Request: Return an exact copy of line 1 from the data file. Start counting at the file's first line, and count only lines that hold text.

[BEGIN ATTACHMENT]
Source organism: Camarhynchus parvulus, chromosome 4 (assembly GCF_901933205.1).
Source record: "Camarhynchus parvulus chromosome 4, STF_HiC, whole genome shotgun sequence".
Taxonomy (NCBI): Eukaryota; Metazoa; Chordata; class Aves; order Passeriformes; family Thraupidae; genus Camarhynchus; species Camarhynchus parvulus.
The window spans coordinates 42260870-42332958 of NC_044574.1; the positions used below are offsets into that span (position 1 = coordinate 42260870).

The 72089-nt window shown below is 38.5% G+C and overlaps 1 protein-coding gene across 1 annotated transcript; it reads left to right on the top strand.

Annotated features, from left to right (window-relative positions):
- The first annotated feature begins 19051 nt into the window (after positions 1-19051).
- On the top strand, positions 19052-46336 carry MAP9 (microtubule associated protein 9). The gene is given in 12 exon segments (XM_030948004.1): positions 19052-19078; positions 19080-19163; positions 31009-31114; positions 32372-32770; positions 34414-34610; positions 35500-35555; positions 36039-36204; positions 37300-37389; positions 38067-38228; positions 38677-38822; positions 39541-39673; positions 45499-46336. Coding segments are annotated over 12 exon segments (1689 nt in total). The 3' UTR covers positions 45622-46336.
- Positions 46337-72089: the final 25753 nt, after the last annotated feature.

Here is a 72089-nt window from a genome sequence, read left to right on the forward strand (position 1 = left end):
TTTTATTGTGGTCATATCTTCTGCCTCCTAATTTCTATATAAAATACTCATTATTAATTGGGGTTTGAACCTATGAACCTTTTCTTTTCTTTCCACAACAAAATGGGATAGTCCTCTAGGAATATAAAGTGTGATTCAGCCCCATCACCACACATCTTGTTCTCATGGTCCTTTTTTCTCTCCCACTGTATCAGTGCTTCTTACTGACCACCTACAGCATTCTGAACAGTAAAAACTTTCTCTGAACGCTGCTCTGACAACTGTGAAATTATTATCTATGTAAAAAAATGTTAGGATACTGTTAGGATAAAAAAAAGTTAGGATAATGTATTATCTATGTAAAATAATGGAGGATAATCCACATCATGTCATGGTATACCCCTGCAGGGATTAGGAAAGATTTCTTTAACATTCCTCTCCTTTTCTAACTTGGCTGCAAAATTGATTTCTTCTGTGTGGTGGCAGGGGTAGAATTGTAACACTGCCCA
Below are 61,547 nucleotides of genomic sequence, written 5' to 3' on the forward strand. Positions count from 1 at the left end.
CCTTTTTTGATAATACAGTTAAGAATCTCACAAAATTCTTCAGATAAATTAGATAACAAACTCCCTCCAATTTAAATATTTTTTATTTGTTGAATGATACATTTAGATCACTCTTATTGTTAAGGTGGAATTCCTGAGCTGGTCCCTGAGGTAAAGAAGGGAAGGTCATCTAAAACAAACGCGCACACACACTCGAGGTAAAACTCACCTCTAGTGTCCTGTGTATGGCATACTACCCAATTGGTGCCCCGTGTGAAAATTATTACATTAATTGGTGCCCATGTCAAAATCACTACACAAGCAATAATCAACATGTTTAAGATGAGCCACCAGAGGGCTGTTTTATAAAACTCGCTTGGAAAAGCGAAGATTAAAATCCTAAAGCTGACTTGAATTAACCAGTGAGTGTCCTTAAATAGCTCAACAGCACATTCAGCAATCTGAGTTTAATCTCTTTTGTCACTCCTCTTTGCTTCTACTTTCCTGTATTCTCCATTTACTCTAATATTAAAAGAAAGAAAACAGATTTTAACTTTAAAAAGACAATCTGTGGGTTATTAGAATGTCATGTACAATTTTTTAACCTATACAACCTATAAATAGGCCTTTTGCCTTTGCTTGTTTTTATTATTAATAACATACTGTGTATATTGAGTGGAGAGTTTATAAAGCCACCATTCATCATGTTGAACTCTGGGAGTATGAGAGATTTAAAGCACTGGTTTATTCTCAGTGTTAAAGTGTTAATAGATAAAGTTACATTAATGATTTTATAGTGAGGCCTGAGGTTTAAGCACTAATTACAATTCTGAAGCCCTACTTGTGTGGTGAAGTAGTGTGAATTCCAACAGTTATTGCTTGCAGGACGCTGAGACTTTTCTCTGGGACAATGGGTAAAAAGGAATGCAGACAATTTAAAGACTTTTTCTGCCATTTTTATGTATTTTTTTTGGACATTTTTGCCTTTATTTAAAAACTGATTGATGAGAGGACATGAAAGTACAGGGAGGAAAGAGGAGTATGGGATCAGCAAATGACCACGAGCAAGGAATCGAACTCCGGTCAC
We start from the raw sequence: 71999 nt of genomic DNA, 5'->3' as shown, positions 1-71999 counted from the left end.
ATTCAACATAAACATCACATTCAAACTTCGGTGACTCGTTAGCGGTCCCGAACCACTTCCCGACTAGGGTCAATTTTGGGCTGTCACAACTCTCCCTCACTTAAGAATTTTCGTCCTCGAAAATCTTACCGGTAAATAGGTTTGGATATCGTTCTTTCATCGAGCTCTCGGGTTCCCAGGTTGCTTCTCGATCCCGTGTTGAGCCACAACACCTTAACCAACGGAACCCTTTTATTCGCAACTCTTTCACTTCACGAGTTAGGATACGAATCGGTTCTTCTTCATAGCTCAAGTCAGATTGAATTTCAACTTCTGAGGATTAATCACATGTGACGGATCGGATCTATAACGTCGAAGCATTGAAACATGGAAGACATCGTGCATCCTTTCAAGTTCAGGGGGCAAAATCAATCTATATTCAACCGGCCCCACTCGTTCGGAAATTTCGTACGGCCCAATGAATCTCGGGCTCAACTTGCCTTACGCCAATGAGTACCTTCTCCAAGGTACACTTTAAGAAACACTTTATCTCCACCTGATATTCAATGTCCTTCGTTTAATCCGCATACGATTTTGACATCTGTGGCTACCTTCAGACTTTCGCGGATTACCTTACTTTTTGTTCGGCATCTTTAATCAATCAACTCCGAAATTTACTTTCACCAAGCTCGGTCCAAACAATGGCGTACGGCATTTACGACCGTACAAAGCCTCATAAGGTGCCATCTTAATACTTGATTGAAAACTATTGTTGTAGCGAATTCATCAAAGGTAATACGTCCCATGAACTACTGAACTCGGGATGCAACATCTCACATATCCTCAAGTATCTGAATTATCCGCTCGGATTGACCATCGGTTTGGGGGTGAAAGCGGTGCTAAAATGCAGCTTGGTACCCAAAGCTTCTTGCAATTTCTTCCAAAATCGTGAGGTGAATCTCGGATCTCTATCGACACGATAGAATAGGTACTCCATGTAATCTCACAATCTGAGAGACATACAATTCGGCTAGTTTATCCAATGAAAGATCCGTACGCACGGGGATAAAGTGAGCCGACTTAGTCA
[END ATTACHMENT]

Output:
Source organism: Camarhynchus parvulus, chromosome 4 (assembly GCF_901933205.1).